Making strong case for himself

Making strong case for himself

A parsimonious bowler, an exceptional fielder and a decent batsman, Jadeja brings a lot to the table. AFP

The unorthodox Peter Handscomb and the big-hitting Marcus Stoinis were threatening to steal a win for the Australians in the second ODI here on Tuesday. The duo, after negating some early pressure from the Indian bowlers with obdurate batting, had slowly started to switch gears.

It needed a moment of brilliance for the partnership to be broken and haul India back. A sharp catch, a brilliant ball, a lucky run-out, India needed something special. And Ravindra Jadeja, battling to secure a place in the World Cup bound squad, provided that in the 38th over.

Handscomb dabbed a Mohammed Shami ball to backward point and set off for a quick single. Jadeja, one of the best fielders in this Indian team, was off the blocks in a flash. In one motion he charged at the ball, picked it up and knocked the stumps down at the non-striker’s end with a flat and powerful throw. The on-field umpire sought the help of his TV colleague but the Indians were already celebrating. A distraught Handscomb, knowing he’d taken on the wrong man, started the long walk back.

While the match ebbed and flowed thereafter before coming to a thrilling climax with the Indians emerging victors, that vital contribution of Jadeja highlighted the all-round value he brings to this Indian side where competition for places is immense.

An exceptional fielder inside and outside the 30-yard circle, Jadeja is one man Virat Kohli loves to have on the park even if the Saurashtra cricketer is not picked in the XI. He’s a terrier at backward point, hardly letting anything go past him. In the outfield, his remarkable covering of angles, the speed at which he gets onto the ball and the quick, flat throws has stopped the batsmen from stealing that extra run.

Crucial aspect

Fielding, a crucial aspect in this modern times, is just one part of Jadeja. The 30-year-old, with a love for horse-riding and wildlife, is a good performer with the ball too. He’s not a wicket-taking spinner like Kuldeep Yadav or Yuzvendra Chahal, but a stump-to-stump operator who can dry up the runs and allow the attack-minded bowlers to have a charge from the other end. He offers control when others go for runs in pursuit of wickets.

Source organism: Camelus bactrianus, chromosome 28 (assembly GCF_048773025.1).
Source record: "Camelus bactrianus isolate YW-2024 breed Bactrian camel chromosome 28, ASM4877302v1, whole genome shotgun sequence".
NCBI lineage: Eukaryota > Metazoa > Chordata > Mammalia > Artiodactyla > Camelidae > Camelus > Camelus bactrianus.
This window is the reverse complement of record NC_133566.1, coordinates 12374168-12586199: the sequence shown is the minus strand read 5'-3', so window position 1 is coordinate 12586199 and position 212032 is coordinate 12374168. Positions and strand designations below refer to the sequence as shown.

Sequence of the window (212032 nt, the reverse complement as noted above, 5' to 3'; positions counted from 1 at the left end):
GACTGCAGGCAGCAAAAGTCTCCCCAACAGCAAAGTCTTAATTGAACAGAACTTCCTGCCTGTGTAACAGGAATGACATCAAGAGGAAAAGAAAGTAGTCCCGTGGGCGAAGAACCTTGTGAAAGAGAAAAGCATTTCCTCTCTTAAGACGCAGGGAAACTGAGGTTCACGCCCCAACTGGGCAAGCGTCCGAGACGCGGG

Jadeja is no muck with the bat too. While he hasn’t lived up to his potential, Jadeja can hold his end up strongly, like in second ODI where he forged an important 67-run stand with Kohli with a dogged 40-ball 21. Jadeja even has the ability to smack them out of the park.

Banished into the wilderness after the 2017 Champions Trophy before being handed a surprise recall in the Asia Cup last September, Jadeja has been making a strong case for himself with whatever opportunities he’s got. Only the third choice spinner behind Chahal and Kuldeep, Jadeja grabbed seven wickets in four games in Asia Cup and matched that effort against the West Indies in the home series.

He didn’t set the house on fire in the three ODIs against Australia Down Under but has upped the ante this home series. With Chahal and Kuldeep having all but confirmed their World Cup tickets following impressive performances, Kohli has handed a one last trial for Jadeja this series. That’s one plausible reasoning behind Kohli opting to start with Jadeja ahead of Chahal in India’s last international commitment before the World Cup.

A Rajput, Jadeja has the warrior-like mentality to fight battles in his blood. It’s that willpower that has kept him alive despite being cast aside not long ago. One doesn’t know if Jadeja will get more games at the cost of a frontline spinner in the remaining three ODIs. Even if he doesn’t, he has certainly left a mark which will be hard for the selectors to ignore when they sit-down to name the squad for World Cup. A parsimonious bowler, an exceptional fielder and a decent batsman, Jadeja is a wonderful package. It’s up to the wise men to decide the rest.